Most recently that was PlayStation Now streaming on PC. Before that was PlayStation Vue announcing its expansion to every city in the Continental US. Before that it was Sony dumping its lackluster proprietary music service for a partnership with Spotify. Every month or two brings with it a platform update that will meaningfully change the way you interact with the system – and that’s why we feel so comfortable giving it a good recommendation.
Sure, you can find party chats, Twitch integration and apps like YouTube and Amazon on any platform, but Sony always finds some way to make you feel like you’re part of something bigger.
Sony also hasn't skimped when it comes to supporting other territories with video content. The Australian PlayStation Store is full of most of the major catch-up TV services, including SBS On Demand, ABC iview, 9Now and PLUS7, though TenPlay has yet to make an appearance. Foxtel Play is also available, allowing Pay TV subscribers to stream right to their console.
What the Pro adds to the conversation is 4K streaming … well, it will as soon as Netflix updates its PS4 app. Sometime soon the platform will support 4K video streaming, and that in many ways will help not only bolster the number of people using 4K, but perhaps light a fire under content creators’ posteriors as well.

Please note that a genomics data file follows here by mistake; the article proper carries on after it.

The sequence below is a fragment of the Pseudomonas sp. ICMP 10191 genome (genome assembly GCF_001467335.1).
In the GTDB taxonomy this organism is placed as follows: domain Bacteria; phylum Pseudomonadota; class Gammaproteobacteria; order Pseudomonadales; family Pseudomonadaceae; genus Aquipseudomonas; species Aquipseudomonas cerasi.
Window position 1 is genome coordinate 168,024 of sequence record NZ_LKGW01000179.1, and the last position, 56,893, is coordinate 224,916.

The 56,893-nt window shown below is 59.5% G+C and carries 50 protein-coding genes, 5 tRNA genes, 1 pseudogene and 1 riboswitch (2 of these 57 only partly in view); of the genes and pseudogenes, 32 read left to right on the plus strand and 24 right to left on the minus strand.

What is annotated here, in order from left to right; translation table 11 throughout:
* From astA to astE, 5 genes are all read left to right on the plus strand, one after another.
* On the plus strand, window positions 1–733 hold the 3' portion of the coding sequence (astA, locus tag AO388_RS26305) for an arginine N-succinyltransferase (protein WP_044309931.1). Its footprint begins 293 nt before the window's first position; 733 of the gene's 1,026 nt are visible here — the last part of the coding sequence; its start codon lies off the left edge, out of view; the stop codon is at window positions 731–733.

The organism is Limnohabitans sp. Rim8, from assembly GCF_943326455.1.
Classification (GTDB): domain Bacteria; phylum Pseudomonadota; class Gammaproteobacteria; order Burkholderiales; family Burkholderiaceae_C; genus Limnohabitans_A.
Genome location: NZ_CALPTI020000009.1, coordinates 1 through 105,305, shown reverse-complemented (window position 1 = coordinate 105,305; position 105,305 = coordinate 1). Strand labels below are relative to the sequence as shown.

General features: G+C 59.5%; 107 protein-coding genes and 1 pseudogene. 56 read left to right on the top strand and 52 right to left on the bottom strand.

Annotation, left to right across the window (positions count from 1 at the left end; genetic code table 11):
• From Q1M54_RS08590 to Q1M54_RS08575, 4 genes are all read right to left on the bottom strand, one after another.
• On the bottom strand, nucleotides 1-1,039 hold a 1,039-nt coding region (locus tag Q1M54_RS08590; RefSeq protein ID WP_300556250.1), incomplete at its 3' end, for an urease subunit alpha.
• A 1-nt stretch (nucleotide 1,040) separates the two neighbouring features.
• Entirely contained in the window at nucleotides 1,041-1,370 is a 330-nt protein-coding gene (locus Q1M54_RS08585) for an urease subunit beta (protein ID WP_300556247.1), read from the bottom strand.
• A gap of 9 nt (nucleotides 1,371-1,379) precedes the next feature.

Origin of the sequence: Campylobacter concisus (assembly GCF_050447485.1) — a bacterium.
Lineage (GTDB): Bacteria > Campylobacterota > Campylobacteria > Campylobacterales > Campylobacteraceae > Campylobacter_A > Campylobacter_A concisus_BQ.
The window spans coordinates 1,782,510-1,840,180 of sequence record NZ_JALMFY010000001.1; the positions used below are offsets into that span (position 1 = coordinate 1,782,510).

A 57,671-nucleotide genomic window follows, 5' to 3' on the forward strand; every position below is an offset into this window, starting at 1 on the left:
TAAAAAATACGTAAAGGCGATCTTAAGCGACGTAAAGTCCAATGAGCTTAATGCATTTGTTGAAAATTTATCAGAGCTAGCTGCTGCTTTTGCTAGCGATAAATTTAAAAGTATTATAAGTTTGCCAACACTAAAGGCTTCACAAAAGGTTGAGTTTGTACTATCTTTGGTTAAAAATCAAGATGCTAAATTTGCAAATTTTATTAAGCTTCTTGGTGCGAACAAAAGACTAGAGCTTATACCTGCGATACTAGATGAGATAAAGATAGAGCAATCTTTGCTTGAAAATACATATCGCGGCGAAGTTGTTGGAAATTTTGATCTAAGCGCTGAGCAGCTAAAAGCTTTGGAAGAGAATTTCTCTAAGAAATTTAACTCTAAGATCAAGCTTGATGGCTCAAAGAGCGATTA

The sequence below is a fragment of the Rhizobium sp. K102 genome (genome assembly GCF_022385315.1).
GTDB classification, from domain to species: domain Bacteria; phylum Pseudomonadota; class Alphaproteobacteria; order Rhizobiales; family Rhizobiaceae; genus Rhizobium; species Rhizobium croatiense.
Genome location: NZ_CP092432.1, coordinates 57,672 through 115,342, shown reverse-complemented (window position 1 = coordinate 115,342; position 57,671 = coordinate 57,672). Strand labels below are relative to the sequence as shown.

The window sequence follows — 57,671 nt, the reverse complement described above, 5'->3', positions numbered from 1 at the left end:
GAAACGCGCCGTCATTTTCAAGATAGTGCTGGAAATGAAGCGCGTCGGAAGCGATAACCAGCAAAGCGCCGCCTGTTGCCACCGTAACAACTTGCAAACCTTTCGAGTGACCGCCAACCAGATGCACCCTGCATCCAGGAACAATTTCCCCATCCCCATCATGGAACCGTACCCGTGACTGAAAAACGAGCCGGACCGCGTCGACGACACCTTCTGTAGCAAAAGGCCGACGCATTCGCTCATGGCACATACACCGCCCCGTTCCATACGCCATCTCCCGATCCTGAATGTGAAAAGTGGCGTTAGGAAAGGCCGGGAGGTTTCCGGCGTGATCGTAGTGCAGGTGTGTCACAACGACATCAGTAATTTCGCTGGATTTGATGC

For the 4K/HDR TV owner, the PS4 Pro’s benefits speak for themselves. It offers high-resolution gameplay at higher framerates that you will notice and appreciate.
However, for non-4K TV owners, especially those who don’t think they’ll end up with a PlayStation VR, the benefits are a bit murkier. Sure, you’ll still get a nice bump in framerates and better textures in 30-45 games. However, by and large the difference you’ll see is negligible. The PS4 Pro is just a souped-up PS4 after all.
We feel a slight twinge of compunction when we say “It’s just a PS4,” as that implies that the system Sony made isn’t an already wonderful piece of technology. But because the original was so wonderful, we set the bar higher for PS4 Pro – a bar that I don’t feel like is totally met for the majority of gamers out there. The lack of a UHD Blu-ray player hurts the value of the system, and while we appreciate 4K/HDR capabilities on a select few titles, the system doesn’t scream “this is a must-buy” to us.